Each generation comes with their own set of unique quirks and habits: Boomers don’t understand why someone would text when they could call, millennials are all about their avocado toast, and Gen Z kids are born with the ability to use an iPad. Broad generalizations like these can be useful in your audience targeting strategy, but beware – if you find yourself relying on them too much, you may be missing out on quite a few fundraising opportunities.
Earlier this month, we used data to shed some light on the realities of generational giving during a webinar hosted by our very own Director of Business Development, Tim Sarrantonio. We also went over how you can leverage the facts to structure campaigns that excite audiences of all ages. Let’s get into it.
Myth #1: Boomers give more than any other generation, so they should be your primary focus when soliciting donors.
This one is partially true. According to 2013 study from Blackbaud Institute, Baby Boomers are responsible for over 40% of all charitable giving. That’s a pretty impressive statistic, but it shouldn’t cause you to devalue donors that belong to other generations. The reality is that the majority of Americans give, regardless of age.
The study also found that Gen X-ers make up 20% of all giving, with a donation average of $732. That number is only expected to go up as they continue to head into a more dedicated career route. The Matures (meaning Americans born before 1945) also give in impressive amounts. Their annual average gift totals out to a whopping $1,327. That’s well above the industry standard for what is defined as a major gift.
The truth is if a person is wants to give, they should be important to you and your organization. If you dedicate all your attention and resources to Boomers, you could be potentially be missing out on some huge fundraising opportunities with everyone else.
Myth #2: Millennials prefer to do everything online, so don’t bother them with direct mail.
Online donations may be rising in popularity, but they still only make up less than 8% of all charitable giving in total. Direct mail, on the other hand, makes up 60-80% of giving, and many of those gifts meet or exceed the major gift standard. Why is direct mail still so effective after all these years? Because it’s the most personalized method of communicating with your constituents, aside from hosting an in-person meeting.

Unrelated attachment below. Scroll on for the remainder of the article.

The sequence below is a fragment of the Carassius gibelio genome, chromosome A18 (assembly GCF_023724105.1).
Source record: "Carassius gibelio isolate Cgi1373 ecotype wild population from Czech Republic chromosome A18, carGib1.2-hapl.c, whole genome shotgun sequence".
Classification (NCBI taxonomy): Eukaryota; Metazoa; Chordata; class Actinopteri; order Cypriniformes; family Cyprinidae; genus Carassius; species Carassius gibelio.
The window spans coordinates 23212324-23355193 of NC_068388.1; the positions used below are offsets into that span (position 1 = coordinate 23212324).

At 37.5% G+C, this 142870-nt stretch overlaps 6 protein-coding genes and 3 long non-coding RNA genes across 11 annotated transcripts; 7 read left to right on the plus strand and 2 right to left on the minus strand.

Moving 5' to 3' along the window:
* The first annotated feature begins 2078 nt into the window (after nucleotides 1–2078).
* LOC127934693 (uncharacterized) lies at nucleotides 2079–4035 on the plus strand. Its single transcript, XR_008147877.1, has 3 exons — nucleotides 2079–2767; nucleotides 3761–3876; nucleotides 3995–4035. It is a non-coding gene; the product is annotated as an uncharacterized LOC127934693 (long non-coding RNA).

Regardless of age, people like to be thanked and thanked again online and IRL. The key is to zero in on those that have shown they care about your organization by thanking them repeatedly, in every way you can. Tim advises going above and beyond a standard inline ‘Thank You!’ message with a multi-channel approach. Consider sending them a personalized thank you email or giving them their own personal shout-out video. If you have the bandwidth, a handwritten thank you note will always be the gold standard.
Myth #3: Segmenting your audience by generation is the most effective targeting method.
Yes – generally speaking, people from different generations do have different preferred methods of communication. It may sound wise to segment your audience based on these facts, but in reality, it’s time consuming and it doesn’t yield the highest possible return. Instead, segment your audience by recurring donors and major donors, with the goal of nurturing your casual donors into recurring donors and your recurring donors into major donors.
The rise of the subscription model business has made people of all ages more comfortable with signing up for recurring donations. On top of that, the American culture of philanthropy makes it so that people genuinely enjoy giving even if they can’t do it one large lump sum. If you’re trying to identify potential recurring donors, nurturing casual donors with personalized thank you’s can be a very powerful tactic.
Try acknowledging constituents by name, and mentioning when and how much they gave. Then share a bit about how you will be allocating those funds. It’s a lot of information to keep track of, so this is where a comprehensive database that tracks these specific pieces of donor information can come in handy. End your message with a call-to-action for your recurring donation program and watch your new donors roll in. Eventually, when they have the financial ability to make a larger donation, you’ll be the first organization on their mind.
Research has shown that there are definitely differences in generational giving, but they aren’t as stark as what you might think. If you’re trying to figure out how to segment your constituents for higher returns, we wouldn’t advise segmenting by generation. Instead, focus on identifying those that have given before and nurture them into repeating the action. It’s a proven, effective way to excite your audience regardless of their thoughts on avocado toast.
Tim Sarrantonio is Director of Business Development at Neon One, an exciting new venture from NeonCRM. Look out for more webinar announcements from Tim and the rest of the NeonCRM team on our Facebook, Twitter and LinkedIn.